While sitting in the infusion clinic a few days ago receiving my first dose of Actemra (see photo), I began to wonder about the extra costs of having RA that aren’t covered by insurance or planned for in my budget. This thought came to mind as I pulled a parking ticket out of my pocket and wondered how much I was spending on parking per year. Then the thought expanded to all RA related costs that aren’t included in insurance coverage and I decided to make an accounting of these costs.
Parking – Parking charge for clinic, $6.00 per trip to clinic for doctor visits and infusions x 22 trips = $132
Mileage – Driving to clinic for doctor visits and infusions, 22 trips x 30 miles round trip = 660 miles/24 miles per gallon = 27.5 gallons x $3.50 per gallon = $96.25
Co-pays – I have a maximum out of pocket of $2,500 annually and this was fully met the past few years due to the costs of office visits to expensive specialists, imaging including MRIs, RA related surgeries, expensive medications, etc.
Office Visit Co-pays – For my insurance, each office visit is covered except for a $15 copay that I pay at the appointment. 10 visits x $15 = $150
Prescription Co-pays – Most of my prescriptions have a $5-$15 copay. It helps when I can get a 90 day supply but that doesn’t always work. 15 refills per year x $10 average = $150
Missed work – Fortunately I am salaried and can flex my schedule as needed. But the work still must get done. Many RA patients are hourly employees and missed work may mean missed pay.
Over the counter drugs – Tylenol, Prilosec, vitamins, etc. estimated $250 per year.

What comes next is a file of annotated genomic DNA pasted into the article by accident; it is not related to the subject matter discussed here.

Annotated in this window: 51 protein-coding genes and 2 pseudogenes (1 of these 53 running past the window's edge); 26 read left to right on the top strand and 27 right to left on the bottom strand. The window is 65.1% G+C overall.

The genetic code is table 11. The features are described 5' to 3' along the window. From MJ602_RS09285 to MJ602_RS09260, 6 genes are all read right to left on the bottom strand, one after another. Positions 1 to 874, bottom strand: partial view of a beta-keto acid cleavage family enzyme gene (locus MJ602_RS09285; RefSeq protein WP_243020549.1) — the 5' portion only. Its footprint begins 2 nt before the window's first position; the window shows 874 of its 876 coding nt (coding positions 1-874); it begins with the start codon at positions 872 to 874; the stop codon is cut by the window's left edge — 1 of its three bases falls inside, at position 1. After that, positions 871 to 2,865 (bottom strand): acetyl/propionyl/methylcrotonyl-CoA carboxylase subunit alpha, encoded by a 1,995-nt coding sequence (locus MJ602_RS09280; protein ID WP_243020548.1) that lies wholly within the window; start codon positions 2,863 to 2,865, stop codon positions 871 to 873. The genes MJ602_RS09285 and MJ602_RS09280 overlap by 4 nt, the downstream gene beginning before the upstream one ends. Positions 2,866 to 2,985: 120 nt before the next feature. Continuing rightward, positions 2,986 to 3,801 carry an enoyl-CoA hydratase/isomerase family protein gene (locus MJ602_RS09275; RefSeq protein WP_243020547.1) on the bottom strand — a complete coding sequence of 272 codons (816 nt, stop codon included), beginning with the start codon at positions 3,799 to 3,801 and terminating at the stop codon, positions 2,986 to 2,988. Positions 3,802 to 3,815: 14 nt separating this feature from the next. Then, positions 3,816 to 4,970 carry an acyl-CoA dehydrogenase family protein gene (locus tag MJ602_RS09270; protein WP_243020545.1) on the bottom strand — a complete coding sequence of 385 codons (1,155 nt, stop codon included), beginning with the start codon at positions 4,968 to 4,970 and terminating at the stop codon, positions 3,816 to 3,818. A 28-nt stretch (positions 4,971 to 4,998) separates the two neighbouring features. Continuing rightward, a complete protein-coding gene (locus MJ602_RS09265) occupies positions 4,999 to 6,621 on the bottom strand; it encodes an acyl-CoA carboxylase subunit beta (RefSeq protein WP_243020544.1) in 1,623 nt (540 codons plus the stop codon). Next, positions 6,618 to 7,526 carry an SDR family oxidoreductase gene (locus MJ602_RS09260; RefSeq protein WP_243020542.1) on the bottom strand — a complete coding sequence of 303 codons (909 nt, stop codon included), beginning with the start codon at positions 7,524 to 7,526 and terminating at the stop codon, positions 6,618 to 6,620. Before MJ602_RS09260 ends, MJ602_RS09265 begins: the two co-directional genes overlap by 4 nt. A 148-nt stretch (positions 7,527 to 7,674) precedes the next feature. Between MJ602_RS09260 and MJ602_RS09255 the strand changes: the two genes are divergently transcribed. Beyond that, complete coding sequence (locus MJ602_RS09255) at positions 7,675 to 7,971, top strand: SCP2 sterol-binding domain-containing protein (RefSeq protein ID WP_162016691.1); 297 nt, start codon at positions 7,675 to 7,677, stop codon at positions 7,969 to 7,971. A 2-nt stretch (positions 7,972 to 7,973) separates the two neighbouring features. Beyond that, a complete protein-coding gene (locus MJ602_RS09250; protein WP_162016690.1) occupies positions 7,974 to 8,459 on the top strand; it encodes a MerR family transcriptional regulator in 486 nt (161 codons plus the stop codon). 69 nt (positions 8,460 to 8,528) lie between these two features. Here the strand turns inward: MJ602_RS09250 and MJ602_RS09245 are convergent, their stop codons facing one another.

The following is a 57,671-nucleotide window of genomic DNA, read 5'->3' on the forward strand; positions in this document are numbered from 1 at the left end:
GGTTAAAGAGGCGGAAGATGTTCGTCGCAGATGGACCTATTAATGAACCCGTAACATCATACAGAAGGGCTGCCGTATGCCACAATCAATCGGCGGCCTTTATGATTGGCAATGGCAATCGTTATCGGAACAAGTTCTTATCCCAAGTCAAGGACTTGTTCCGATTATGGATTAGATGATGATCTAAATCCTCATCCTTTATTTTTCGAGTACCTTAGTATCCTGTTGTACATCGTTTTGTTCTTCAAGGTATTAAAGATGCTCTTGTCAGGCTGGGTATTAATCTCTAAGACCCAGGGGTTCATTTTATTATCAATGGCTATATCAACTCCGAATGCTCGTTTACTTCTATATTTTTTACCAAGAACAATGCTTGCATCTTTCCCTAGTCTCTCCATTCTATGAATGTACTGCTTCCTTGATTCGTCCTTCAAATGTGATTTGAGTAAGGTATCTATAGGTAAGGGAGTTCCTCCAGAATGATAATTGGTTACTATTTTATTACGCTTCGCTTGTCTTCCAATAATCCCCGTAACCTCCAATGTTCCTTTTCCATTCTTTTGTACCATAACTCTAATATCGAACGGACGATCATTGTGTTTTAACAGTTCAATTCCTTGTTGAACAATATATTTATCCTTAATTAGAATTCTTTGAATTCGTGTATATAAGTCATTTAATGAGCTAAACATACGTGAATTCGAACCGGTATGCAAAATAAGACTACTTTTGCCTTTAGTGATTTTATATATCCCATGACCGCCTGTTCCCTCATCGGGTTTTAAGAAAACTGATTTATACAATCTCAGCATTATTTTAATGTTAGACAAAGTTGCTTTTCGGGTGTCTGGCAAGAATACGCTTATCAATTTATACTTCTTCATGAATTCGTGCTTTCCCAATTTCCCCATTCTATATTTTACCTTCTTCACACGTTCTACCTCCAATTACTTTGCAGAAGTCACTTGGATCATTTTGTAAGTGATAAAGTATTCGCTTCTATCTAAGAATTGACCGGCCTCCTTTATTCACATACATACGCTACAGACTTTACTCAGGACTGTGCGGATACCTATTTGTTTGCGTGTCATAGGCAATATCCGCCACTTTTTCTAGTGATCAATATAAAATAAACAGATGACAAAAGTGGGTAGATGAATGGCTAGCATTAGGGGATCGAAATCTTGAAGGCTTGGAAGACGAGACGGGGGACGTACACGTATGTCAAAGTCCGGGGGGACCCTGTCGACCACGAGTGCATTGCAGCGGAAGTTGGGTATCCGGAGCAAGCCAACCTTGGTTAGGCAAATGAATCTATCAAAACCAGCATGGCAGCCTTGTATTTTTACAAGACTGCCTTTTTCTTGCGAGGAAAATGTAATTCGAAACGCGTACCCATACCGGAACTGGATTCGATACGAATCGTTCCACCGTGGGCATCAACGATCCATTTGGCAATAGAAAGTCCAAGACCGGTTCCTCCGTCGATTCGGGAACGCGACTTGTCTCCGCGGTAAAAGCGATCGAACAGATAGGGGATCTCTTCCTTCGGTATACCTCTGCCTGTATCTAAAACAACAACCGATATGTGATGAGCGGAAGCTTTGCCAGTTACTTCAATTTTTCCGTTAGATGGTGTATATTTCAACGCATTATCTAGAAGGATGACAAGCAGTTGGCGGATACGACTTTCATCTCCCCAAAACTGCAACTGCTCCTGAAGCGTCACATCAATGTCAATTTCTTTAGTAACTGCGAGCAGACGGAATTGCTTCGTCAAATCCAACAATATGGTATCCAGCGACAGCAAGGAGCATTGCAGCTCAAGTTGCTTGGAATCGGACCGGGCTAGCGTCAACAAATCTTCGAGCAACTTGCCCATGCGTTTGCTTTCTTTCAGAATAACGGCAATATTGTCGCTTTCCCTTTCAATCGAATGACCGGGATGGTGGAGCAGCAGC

Medical Supplies/Assistive Devices – Bandages for post surgery, ice packs, crutches, canes, jar openers, etc. estimated $200
This is a grand total of $3,478.25 for the year that comes out of my own pocket. Granted, that does not compare to the total cost of treatment for the year that can run upwards of $40,000 depending on medications, imaging, and surgeries. But it’s still a lot of money that could be used for other things like a new car, a vacation, clothes for my kids, house repairs, savings, etc. People with chronic illnesses must find a way to live with these added expenses. Rheumatoid arthritis is costly in so many ways.
On a side note, it’s been 6 days since my first Actemra infusion and there have been no noticeable effects yet. My joints probably feel the worst they ever have, my fingers feel swollen and frozen most of the day, and energy levels are quite low. But I hold out hope as it could be several weeks before I notice an impact.